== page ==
There is a multi-talented animation team on board to achieve my ambitious vision. This film will act as a proof of concept for a feature version that we are developing. as I think the script is one of the best things I’ve written. It explores complex themes like guilt, isolation and redemption – and creates a beautiful visual world. With the animation team we have in place I’m really excited to see them realise this stunning world. This film is also a big stepping stone for me as a director looking to move into feature films. Producing this with a proper budget will help me create a beautiful, compelling and touching film…… The success of Toll Booth has shown that I can produce films that engage with audiences and gain critical recognition. I want this film to be so good that it cannot be ignored by the industry and it helps my team get the exposure, recognition and opportunities they deserve.”

All of this vision needs support so if you want to help Martin and the team see their vision come to life there are options and rewards for those wishing to donate and be a part of an exciting project….

You can watch a trailer and read more about the project by following this link.

About the team:

This is the follow-up to Martin Stocks’ (writer/director) short thriller Toll Booth. This has won 6 awards including, Best Thriller at LA Shorts Awards and Best Screenplay at Canada International Film Festival. It was nominated for The Yorkshire Film Award at BAFTA and Oscar-qualifying Leeds International Film Festival. A feature version is in development.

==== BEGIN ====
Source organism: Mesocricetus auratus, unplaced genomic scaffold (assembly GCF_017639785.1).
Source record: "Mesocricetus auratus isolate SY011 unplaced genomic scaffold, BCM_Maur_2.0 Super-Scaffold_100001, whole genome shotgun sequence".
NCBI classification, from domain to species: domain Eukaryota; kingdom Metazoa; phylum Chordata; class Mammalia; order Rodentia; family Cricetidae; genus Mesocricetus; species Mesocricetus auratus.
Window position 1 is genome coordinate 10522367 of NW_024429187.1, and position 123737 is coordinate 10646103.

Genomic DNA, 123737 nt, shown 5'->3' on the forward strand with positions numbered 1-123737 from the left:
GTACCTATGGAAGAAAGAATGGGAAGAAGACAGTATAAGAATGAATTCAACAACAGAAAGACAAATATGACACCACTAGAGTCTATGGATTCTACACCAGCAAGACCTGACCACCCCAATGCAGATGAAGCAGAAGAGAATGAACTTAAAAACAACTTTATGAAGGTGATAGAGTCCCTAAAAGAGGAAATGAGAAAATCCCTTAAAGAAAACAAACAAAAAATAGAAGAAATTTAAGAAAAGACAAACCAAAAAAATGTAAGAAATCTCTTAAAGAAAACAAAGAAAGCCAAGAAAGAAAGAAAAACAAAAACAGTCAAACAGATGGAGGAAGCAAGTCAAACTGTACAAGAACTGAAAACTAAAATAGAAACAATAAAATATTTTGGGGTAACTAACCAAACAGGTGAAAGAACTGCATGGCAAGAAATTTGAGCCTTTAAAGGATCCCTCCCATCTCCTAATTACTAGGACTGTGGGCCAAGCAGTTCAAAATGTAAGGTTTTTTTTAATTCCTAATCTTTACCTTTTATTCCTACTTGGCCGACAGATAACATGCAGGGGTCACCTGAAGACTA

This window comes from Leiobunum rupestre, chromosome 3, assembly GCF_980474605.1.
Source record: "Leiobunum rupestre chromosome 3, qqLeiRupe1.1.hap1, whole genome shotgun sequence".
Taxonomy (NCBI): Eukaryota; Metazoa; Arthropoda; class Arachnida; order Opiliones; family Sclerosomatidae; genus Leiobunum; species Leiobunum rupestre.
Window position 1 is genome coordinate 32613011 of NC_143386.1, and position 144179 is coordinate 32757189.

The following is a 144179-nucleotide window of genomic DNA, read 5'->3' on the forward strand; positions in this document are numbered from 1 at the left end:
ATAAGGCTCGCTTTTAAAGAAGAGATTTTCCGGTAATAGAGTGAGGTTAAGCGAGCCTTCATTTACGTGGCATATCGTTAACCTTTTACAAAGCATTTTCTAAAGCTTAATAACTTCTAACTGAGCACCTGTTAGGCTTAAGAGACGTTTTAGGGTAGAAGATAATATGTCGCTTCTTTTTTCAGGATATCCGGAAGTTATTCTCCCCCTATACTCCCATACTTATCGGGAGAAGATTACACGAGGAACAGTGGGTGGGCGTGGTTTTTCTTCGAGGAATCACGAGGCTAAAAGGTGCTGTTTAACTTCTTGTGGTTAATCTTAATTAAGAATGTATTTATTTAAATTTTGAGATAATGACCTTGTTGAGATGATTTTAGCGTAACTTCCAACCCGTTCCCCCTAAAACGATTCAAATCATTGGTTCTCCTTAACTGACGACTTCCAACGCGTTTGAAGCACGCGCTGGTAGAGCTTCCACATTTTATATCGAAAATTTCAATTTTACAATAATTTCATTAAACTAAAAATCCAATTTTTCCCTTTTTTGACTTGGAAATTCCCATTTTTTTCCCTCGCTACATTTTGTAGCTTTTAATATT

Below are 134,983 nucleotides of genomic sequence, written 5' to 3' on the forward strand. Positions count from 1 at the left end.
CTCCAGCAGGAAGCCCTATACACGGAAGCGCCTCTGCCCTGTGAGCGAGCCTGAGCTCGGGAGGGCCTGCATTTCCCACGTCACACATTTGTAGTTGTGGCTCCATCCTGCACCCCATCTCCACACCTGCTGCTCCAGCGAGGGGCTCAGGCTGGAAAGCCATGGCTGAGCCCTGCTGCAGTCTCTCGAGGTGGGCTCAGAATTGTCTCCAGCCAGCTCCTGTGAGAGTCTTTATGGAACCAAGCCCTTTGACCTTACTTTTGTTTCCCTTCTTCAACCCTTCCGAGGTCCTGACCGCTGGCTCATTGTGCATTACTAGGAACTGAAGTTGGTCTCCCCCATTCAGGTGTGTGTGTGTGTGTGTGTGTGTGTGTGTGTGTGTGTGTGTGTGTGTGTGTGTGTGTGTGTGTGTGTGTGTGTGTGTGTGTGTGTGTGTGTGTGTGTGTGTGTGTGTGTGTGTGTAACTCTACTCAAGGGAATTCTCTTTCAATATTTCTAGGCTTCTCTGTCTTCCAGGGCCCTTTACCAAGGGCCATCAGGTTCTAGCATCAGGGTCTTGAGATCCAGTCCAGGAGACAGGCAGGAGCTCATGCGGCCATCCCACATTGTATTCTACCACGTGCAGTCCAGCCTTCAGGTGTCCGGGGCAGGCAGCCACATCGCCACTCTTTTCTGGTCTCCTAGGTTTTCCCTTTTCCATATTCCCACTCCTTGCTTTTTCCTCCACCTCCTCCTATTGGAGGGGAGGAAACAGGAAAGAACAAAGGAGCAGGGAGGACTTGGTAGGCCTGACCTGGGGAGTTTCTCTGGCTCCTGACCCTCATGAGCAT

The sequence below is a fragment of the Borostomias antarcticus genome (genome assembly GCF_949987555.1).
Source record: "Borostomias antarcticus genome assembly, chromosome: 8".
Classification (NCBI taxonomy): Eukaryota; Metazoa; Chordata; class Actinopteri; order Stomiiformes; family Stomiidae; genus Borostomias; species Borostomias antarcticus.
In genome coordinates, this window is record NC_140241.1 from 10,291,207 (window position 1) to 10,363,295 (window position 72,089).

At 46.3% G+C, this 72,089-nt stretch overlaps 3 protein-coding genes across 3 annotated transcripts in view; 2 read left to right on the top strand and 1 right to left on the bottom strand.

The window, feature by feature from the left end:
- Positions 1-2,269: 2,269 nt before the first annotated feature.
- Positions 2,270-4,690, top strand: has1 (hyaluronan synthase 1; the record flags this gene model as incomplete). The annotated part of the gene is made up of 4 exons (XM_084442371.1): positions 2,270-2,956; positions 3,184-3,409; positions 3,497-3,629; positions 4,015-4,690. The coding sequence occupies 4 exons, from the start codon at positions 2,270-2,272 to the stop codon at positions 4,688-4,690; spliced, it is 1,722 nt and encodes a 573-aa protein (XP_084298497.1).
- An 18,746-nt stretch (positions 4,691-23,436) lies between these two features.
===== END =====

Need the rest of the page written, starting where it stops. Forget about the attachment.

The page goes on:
James Wren is producing, having made several feature films. The Man You’re Not features Reece Sheersmith and Joanna Lumley, and recently premiered at East London Film Festival. He also produced short horror/comedy The Monster with Film London, which screened at over 50 festivals and won numerous awards.

Gabhriela Swan Gabhriela is a London-based Illustrator, Designer and Concept Artist whose creative practice takes many forms. From environment visualisation and character design for film to animation and fashion. Easily-identifiable by their trademark ethereal aesthetic, her illustrations have been recognised by major industry brands from both fashion and film including The Mill, Digital Arts Magazine, Ted Baker and Paul Smith. Her sensitivity to project narratives and ability to communicate stories by new and innovative means has generated commissions given her mysterious, often supernatural imagery, evident across all projects, media and disciplines.